Should you build a professional network that is small, large, or somewhere in between? It depends on what you are selling, whom you sell to, and how much time you want to spend on LinkedIn managing your network.
Being an Open Networker gives you a lot of opportunities to connect with others, but you will have to dedicate at least an hour or two a day accepting connection requests and answering emails from your network.
Open Networkers tend to be aggressive networkers, so they are constantly reaching out to their network, beating the bush for new leads.
If you are a recruiter who fills jobs nationally or internationally, you need to build a huge network to keep your pipeline full. You have to be willing to dedicate up to half of your working hours working your LinkedIn network for leads to fill open positions and to find new jobs to post.
There is nothing wrong with spending 20 hours a week networking on LinkedIn, if it’s your primary source to find job listings and quality candidates.
If you are selling niche products, it probably doesn’t make sense for you to spend more than an hour or two a day on LinkedIn, if your target audience is small.
You probably have a few key contacts on LinkedIn who can connect you with the right people, and you know which Groups to participate in.
Most sales professionals choose the middle-of-the-road approach. They have their professional network of 500 to 1,000 members, which gives them tremendous access to millions of second- and third-degree connections.
They also have their core members of their network, with whom they communicate on a regular basis. It’s the old 80/20 rule: 20 percent of their network is most active, providing the majority of their leads and sales, while they occasionally benefit from some leads and sales from the other 80 percent.
Pros & Cons
The optimal size of your LinkedIn network depends on a lot of factors that only you can determine. Every situation is different, so weigh the pros and cons of each networking style and determine which is best for the product or service you sell.
Small Niche Network
|Targeted audience||Limited ability to reach|
|Less noise/emails from2 2n and 3rd-degree connections||You may miss some sales opportunities, because you don’t have as many 1st- degree connections, referring you to new connections|
|Fewer connection requests from people you don’t know|
|New connection requests are usually more targeted because you are a niche networker|
Medium Sized Network
|You benefit from having a targeted audience and an extended 2nd- and 3rd-degree audience||You may be limited when you try to reach out to 3rd- degree connections|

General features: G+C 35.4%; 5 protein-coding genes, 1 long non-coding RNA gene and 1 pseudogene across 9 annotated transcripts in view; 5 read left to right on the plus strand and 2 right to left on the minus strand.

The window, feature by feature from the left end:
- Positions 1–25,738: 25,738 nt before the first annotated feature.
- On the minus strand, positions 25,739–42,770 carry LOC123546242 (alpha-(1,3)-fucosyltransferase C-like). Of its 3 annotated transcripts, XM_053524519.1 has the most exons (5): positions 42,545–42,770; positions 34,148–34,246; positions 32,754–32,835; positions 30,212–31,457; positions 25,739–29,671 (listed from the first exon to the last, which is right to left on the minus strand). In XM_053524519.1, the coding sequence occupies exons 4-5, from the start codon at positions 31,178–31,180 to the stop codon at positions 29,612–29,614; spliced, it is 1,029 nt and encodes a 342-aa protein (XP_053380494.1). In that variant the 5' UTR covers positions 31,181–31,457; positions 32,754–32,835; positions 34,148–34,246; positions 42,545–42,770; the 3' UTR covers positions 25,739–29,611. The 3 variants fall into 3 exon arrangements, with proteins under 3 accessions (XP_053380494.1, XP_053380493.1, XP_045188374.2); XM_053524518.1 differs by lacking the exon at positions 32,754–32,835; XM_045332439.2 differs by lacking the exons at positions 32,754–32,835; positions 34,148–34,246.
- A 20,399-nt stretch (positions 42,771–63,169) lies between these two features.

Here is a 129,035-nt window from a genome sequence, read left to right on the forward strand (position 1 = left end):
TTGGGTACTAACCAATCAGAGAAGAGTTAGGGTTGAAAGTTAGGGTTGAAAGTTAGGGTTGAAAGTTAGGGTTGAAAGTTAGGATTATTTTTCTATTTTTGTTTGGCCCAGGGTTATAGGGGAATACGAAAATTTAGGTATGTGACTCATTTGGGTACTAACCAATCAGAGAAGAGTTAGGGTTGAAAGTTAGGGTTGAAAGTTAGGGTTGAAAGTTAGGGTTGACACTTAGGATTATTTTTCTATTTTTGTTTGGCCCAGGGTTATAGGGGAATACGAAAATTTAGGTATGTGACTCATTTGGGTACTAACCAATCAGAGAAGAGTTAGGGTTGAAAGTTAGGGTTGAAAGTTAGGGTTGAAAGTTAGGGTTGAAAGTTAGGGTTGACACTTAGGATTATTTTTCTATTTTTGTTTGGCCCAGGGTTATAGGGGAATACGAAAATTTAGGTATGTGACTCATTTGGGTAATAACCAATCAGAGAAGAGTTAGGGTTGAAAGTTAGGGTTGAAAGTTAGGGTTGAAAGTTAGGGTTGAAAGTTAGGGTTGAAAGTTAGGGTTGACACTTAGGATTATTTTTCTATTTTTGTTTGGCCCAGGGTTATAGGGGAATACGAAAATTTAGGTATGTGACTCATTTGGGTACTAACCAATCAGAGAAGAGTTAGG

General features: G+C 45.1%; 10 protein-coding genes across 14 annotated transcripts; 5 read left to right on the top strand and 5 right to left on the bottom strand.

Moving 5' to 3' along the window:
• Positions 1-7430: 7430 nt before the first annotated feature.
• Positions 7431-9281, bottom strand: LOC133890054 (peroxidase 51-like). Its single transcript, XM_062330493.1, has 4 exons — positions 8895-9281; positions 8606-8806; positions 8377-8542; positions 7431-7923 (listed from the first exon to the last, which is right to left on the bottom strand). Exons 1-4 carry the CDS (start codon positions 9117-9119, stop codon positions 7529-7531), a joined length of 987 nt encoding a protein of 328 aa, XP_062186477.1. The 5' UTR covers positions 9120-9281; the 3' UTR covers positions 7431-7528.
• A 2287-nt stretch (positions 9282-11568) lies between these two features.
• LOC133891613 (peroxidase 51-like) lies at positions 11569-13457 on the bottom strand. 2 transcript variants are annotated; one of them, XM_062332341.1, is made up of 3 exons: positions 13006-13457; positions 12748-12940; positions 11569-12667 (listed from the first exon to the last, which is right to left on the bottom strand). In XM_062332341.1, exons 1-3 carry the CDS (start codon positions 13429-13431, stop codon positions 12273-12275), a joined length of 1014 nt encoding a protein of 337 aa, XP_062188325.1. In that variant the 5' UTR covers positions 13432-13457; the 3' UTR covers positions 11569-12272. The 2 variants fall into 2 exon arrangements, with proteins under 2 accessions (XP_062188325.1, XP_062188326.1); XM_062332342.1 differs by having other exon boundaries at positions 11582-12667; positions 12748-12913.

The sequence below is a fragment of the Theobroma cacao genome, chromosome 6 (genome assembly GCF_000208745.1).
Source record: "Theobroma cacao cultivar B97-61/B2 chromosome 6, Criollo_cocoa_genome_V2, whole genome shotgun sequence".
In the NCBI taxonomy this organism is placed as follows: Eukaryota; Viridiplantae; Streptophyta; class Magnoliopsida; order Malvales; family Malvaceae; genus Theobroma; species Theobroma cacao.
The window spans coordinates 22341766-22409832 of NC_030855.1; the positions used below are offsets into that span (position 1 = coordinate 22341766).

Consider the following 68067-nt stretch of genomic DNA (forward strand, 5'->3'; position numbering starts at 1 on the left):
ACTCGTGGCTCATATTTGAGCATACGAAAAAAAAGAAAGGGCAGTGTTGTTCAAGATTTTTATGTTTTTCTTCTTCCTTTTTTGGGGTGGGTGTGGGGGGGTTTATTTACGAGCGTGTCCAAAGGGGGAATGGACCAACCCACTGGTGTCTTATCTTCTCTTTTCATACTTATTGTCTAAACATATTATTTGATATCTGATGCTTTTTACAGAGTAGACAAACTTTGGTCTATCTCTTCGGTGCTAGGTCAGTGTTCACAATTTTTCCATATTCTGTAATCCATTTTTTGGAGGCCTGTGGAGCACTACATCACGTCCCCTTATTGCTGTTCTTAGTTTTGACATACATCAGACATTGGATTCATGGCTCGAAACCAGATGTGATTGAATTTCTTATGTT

|More opportunities to connect with prospects when you need introductions||You may receive a lot of connection requests from strangers or people that don’t fit your professional network profile|
|More opportunities to receive referrals from your network||You may receive a lot of connections|
|You have a very wide audience to sell to and to help refer you to prospects||Your network is very unfocused so you have to work hard to find targeted prospects|
|You have access to millions of 2nd- and 3rd-degree connections||You will receive a lot of unsolicited emails from your connections|
|You are never more than two hops from millions of prospects||You will have no personal relationship with over 90% of your network so you won’t be able to refer them|
|You will receive a lot of requests to Recommend people in your network who you don’t know very well|
Of course you can change your mind if you choose a style that’s not working for you. If you start out as a niche networker, you can easily switch to be an Open Networker or a medium-sized network.
The difficult transition is if you begin as an Open Networker and connections with 20,000 other professionals, it’s hard to easily reduce the size of your network. It’s a long, tedious process removing the connections that are not highly targeted.
Some people even close their existing LinkedIn account and start over with a brand-new account and rebuild their network from scratch.
If you think building a smaller, more focused network is the way to go, you’ll have to be more selective when connecting with others.
There's a fine balance between keeping your network small and focused and also having access to those valuable second- and third-degree connections.